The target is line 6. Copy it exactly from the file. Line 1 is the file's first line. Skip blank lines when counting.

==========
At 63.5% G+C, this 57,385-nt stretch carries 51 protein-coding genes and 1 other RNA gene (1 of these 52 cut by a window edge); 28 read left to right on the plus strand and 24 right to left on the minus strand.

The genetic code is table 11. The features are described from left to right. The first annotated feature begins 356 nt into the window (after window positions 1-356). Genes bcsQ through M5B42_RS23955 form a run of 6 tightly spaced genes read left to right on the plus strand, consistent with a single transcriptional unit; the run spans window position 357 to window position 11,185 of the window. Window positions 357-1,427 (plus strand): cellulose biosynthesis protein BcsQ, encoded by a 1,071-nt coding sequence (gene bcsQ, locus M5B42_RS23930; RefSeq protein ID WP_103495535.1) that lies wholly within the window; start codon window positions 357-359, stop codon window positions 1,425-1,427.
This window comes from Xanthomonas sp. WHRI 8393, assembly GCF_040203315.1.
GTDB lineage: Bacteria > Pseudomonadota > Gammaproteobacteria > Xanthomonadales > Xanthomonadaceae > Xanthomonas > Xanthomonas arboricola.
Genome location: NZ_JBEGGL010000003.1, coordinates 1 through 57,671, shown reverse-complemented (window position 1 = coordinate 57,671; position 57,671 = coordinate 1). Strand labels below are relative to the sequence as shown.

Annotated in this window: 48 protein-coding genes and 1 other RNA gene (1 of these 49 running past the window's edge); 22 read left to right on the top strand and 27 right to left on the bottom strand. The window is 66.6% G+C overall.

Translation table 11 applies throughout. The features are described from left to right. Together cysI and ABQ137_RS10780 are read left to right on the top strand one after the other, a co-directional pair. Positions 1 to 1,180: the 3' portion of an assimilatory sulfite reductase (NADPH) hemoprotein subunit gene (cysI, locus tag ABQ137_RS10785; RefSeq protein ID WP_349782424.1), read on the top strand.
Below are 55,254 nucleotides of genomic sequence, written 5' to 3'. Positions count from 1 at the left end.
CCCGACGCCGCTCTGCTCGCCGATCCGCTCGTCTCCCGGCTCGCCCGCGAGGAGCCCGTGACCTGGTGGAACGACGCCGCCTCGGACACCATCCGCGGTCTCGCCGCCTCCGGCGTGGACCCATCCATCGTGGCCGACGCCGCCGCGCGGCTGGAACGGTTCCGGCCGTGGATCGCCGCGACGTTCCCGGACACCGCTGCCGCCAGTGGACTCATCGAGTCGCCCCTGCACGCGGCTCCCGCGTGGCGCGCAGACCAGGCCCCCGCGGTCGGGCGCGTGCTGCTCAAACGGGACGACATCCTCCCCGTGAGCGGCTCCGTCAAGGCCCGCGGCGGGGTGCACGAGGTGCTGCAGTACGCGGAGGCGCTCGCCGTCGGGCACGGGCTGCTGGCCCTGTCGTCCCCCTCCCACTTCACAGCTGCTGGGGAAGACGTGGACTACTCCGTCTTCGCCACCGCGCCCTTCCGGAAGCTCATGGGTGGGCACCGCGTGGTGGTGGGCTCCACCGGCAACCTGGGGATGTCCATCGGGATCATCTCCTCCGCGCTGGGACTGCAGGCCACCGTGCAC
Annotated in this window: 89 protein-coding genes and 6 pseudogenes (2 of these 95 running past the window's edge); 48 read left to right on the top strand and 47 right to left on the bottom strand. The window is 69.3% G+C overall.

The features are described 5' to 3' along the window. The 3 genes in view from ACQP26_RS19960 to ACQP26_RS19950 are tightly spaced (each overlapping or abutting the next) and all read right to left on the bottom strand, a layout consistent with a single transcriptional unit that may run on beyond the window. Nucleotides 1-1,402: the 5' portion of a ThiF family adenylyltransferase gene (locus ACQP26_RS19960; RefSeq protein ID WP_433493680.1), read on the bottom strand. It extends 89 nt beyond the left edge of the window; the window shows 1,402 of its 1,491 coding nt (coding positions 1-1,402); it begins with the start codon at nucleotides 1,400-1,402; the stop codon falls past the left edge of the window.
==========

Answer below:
Annotated in this window: 48 protein-coding genes and 1 other RNA gene (1 of these 49 running past the window's edge); 22 read left to right on the top strand and 27 right to left on the bottom strand. The window is 66.6% G+C overall.